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CT homeless shelters request $20 million in new state budget

The Salvation Army Family and Youth Triage in Hartford will follow their cold weather protocols and act as a warming center for families and children as temperatures drop.
Tyler Russell
Connecticut Public
The Salvation Army Family and Youth Triage in Hartford will follow their cold weather protocols and act as a warming center for families and children as temperatures drop.

With hundreds of Connecticut residents sleeping outdoors, homeless service providers seek additional funds from the state legislature.

Homeless shelters and advocates are requesting $20 million in the upcoming state budget to bolster services to assist unhoused residents.

Last year, providers requested $50 million from the state legislature. They were granted $5 million.

Kadeem Roberts, a Democratic State Rep. from Norwalk, said he supports the $20 million amount but emphasized that it may take more funding to really make a difference in the lives of those who are homeless.

“To everybody in the room, everybody watching, you guys go home, sleep comfortable. But, I still go back to where I grew up in and they don’t sleep comfortable. There’s a lot of people out there wanting these services,” Roberts said.

Statewide there are about 800 people sleeping outdoors each night, according to Democratic State Rep. Eleni Kavros DeGraw.

The number of homeless Connecticut residents reached about 1,500 in the fall, but was tempered by the opening of seasonal cold-weather shelters, Kavros DeGraw said.

Homeless service providers and state lawmakers gathered in Hartford Monday to address the need for more funding ahead of the legislative session that began Wednesday morning.

Even with housing choice vouchers, low-income residents remain unable to find affordable housing options that fit into their budgets, leaving the vouchers to go unused and expire, Republican State Rep. Jay Case said.

Solving homelessness in Connecticut is solely about funding availability, Kara Capone, CEO of Community Housing Advocates Inc., said.

“We know how to end homelessness. What we are lacking are the resources and will to provide those resources,” Capone said. “Instead year after year we’ve been told that the need is too great and the funding is just too limited.”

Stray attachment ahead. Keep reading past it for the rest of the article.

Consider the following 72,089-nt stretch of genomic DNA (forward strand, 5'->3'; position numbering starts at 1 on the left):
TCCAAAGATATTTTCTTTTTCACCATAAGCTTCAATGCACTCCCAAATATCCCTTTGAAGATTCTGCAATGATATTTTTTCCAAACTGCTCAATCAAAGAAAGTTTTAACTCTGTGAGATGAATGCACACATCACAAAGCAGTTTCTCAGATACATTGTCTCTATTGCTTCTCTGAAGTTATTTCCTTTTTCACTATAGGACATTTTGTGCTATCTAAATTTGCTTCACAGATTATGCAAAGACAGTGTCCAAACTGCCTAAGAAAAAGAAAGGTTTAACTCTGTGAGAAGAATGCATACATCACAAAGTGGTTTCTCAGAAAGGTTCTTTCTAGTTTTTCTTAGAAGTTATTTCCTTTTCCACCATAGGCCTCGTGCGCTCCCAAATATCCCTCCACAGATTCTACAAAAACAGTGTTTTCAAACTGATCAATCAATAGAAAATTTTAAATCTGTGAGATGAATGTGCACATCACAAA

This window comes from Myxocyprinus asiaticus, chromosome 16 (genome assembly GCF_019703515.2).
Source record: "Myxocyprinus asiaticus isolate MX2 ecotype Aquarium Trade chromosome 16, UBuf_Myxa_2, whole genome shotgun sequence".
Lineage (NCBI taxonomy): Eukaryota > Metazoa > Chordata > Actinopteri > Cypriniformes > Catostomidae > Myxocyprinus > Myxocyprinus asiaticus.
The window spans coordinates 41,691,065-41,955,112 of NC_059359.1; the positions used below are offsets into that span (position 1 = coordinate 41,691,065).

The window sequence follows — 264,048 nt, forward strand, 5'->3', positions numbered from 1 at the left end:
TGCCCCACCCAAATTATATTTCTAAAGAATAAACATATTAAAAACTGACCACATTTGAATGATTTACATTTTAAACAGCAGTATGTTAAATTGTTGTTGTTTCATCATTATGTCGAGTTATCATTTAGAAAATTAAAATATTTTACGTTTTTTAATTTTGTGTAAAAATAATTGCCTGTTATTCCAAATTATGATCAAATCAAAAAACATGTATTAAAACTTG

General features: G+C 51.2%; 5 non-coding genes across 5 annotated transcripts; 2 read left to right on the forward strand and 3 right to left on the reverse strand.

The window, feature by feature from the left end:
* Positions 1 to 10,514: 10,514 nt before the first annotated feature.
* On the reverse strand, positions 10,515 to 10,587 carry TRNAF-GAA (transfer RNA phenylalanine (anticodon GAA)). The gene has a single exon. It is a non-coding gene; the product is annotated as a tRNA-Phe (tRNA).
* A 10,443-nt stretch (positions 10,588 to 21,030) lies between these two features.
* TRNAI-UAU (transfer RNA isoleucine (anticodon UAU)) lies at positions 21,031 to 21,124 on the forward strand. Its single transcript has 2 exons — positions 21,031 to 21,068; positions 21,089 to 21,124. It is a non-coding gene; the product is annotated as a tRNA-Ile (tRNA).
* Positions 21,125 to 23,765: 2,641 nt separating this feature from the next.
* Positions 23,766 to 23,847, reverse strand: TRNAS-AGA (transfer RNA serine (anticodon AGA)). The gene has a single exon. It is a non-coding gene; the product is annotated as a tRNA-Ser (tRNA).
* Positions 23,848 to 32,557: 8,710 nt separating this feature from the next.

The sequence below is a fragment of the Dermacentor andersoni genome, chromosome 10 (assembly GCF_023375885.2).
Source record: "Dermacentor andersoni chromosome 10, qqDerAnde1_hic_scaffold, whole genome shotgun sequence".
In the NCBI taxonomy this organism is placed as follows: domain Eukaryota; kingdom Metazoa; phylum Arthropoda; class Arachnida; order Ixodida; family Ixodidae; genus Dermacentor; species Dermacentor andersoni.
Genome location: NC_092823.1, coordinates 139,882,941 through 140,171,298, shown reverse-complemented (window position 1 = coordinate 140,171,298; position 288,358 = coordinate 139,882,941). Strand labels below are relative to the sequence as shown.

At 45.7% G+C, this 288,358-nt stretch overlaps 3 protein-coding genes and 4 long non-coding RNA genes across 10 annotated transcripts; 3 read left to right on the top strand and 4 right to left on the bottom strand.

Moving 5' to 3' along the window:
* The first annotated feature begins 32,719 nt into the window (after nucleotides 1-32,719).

Five people in Connecticut have died this winter while living outdoors, Capone said.

Update: Agencies testify at public hearing

CT homelessness advocates ask for additional state funding

Agencies that work with the homeless population in Connecticut spoke Feb. 23 at a public hearing and asked for additional funding.

Kara Capone, CEO of Community Housing Advocates, said her group and others struggle with staffing turnover due to low wages.

“It's just poor quality of service for the folks that we serve, who constantly have to deal with trying to work with and bond with a new case manager or a new support service provider,” Capone said.

Matt Morgan is executive director of Journey Home.

“Our shelter system should operate more like an emergency room in a hospital with people flowing in and out quickly,” he told lawmakers. “But, unfortunately, it's clogged because we do not have enough rental assistance to get people out and homeless prevention services to prevent people from falling into homelessness.”

Agencies say that while funding has increased in recent years, it’s not been enough money to keep up with the increase in demand as people experiencing homelessness in Connecticut continues to rise.

Connecticut Public's Eric Aasen contributed to this report, which has been updated.

Abigail is Connecticut Public's housing reporter, covering statewide housing developments and issues, with an emphasis on Fairfield County communities. She received her master's from Columbia University in 2020 and graduated from the University of Connecticut in 2019. Abigail previously covered statewide transportation and the city of Norwalk for Hearst Connecticut Media. She loves all things Disney and cats.

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